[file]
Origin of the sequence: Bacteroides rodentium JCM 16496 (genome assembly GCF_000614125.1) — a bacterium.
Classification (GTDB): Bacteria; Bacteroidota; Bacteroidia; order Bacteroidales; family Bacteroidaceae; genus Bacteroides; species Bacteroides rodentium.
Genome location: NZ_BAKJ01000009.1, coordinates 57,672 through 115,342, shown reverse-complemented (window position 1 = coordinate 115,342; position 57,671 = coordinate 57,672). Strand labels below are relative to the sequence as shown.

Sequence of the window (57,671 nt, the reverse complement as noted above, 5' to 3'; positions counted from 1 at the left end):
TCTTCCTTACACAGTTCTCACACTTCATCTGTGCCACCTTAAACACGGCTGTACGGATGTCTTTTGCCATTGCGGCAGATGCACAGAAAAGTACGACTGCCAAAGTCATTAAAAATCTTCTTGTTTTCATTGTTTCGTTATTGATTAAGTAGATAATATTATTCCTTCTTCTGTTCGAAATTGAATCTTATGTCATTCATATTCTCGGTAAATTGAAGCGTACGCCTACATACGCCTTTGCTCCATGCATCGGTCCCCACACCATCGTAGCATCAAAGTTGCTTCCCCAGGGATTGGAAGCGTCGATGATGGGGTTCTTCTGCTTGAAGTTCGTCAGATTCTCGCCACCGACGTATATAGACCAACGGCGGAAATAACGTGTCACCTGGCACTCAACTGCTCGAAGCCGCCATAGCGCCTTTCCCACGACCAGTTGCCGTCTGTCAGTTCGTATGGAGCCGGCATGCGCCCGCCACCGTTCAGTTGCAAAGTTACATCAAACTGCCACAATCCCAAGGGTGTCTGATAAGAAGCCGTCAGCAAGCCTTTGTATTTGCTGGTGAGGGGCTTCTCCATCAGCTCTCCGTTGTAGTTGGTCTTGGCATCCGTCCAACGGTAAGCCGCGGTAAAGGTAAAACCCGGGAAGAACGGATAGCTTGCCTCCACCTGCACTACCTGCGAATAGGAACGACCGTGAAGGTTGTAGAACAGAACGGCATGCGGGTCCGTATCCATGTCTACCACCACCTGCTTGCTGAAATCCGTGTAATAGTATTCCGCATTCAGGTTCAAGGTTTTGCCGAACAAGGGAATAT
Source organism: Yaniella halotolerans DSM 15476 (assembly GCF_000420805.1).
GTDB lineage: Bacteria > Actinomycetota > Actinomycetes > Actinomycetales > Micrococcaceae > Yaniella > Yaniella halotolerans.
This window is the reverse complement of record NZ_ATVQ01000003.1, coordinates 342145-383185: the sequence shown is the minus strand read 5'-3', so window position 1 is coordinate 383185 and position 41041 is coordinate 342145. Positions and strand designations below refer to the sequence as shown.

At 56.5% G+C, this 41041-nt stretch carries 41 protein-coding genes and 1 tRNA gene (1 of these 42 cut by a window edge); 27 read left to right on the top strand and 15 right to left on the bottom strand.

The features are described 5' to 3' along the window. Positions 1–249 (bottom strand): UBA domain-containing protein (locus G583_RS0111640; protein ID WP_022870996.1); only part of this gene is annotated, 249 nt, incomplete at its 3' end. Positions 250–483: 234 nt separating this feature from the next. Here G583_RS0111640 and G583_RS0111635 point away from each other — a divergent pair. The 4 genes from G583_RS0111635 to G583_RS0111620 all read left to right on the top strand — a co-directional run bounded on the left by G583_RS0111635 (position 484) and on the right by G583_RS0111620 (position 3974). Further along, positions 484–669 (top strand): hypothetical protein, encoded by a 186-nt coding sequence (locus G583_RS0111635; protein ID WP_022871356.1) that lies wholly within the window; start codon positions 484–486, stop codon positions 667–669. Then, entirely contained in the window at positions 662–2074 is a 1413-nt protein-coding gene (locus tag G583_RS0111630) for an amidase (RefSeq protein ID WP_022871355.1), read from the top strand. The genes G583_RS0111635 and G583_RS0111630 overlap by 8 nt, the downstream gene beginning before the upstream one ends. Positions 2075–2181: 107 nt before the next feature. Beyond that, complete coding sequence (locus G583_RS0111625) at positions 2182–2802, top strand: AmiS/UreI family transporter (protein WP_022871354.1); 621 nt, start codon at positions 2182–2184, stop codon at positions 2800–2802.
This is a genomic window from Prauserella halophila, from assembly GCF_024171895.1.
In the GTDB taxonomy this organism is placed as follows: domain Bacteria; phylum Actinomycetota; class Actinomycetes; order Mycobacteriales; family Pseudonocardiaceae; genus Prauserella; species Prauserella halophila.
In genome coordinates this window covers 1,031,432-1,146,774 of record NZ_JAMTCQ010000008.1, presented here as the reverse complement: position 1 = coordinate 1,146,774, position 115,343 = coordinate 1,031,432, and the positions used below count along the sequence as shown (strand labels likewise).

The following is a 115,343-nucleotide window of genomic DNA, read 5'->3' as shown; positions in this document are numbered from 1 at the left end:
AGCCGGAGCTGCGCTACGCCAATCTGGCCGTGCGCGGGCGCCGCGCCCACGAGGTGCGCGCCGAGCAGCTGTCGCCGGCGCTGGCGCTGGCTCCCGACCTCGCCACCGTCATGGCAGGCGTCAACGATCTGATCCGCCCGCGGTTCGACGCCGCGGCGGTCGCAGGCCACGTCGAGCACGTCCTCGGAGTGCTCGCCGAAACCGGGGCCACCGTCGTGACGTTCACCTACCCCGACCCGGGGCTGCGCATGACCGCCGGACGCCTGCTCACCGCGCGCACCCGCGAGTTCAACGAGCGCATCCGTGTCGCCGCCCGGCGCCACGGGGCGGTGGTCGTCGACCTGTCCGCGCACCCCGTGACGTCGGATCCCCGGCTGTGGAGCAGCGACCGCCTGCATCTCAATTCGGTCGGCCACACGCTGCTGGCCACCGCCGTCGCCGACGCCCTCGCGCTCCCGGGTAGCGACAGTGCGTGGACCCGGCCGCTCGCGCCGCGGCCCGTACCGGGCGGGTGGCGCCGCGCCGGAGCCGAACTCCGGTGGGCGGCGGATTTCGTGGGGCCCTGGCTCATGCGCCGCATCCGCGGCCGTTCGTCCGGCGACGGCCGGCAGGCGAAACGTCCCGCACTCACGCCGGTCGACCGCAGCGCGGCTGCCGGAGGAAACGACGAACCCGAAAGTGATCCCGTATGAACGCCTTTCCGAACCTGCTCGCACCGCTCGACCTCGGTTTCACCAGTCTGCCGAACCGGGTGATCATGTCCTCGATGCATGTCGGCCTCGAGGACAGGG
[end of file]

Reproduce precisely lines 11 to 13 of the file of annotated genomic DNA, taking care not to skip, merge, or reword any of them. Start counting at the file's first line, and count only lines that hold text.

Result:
This is a genomic window from Prauserella halophila, from assembly GCF_024171895.1.
In the GTDB taxonomy this organism is placed as follows: domain Bacteria; phylum Actinomycetota; class Actinomycetes; order Mycobacteriales; family Pseudonocardiaceae; genus Prauserella; species Prauserella halophila.
In genome coordinates this window covers 1,031,432-1,146,774 of record NZ_JAMTCQ010000008.1, presented here as the reverse complement: position 1 = coordinate 1,146,774, position 115,343 = coordinate 1,031,432, and the positions used below count along the sequence as shown (strand labels likewise).